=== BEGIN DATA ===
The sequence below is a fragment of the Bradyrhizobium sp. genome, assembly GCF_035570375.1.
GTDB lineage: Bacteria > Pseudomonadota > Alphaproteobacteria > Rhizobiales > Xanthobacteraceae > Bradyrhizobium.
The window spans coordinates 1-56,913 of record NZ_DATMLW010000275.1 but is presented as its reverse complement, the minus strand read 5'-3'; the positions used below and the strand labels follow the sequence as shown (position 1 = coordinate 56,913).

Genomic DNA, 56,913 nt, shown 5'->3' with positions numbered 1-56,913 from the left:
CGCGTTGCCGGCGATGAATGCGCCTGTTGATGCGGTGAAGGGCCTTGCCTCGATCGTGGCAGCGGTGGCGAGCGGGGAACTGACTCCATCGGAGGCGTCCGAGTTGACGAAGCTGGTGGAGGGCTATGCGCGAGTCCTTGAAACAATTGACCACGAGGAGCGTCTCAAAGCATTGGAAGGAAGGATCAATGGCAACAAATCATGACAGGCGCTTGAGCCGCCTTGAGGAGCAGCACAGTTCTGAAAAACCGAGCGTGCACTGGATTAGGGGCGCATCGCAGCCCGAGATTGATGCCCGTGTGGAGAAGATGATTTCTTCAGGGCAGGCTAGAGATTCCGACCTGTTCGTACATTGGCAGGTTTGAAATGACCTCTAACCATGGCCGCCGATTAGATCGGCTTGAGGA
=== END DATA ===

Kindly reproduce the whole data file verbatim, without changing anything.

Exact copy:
The sequence below is a fragment of the Bradyrhizobium sp. genome, assembly GCF_035570375.1.
GTDB lineage: Bacteria > Pseudomonadota > Alphaproteobacteria > Rhizobiales > Xanthobacteraceae > Bradyrhizobium.
The window spans coordinates 1-56,913 of record NZ_DATMLW010000275.1 but is presented as its reverse complement, the minus strand read 5'-3'; the positions used below and the strand labels follow the sequence as shown (position 1 = coordinate 56,913).

Genomic DNA, 56,913 nt, shown 5'->3' with positions numbered 1-56,913 from the left:
CGCGTTGCCGGCGATGAATGCGCCTGTTGATGCGGTGAAGGGCCTTGCCTCGATCGTGGCAGCGGTGGCGAGCGGGGAACTGACTCCATCGGAGGCGTCCGAGTTGACGAAGCTGGTGGAGGGCTATGCGCGAGTCCTTGAAACAATTGACCACGAGGAGCGTCTCAAAGCATTGGAAGGAAGGATCAATGGCAACAAATCATGACAGGCGCTTGAGCCGCCTTGAGGAGCAGCACAGTTCTGAAAAACCGAGCGTGCACTGGATTAGGGGCGCATCGCAGCCCGAGATTGATGCCCGTGTGGAGAAGATGATTTCTTCAGGGCAGGCTAGAGATTCCGACCTGTTCGTACATTGGCAGGTTTGAAATGACCTCTAACCATGGCCGCCGATTAGATCGGCTTGAGGA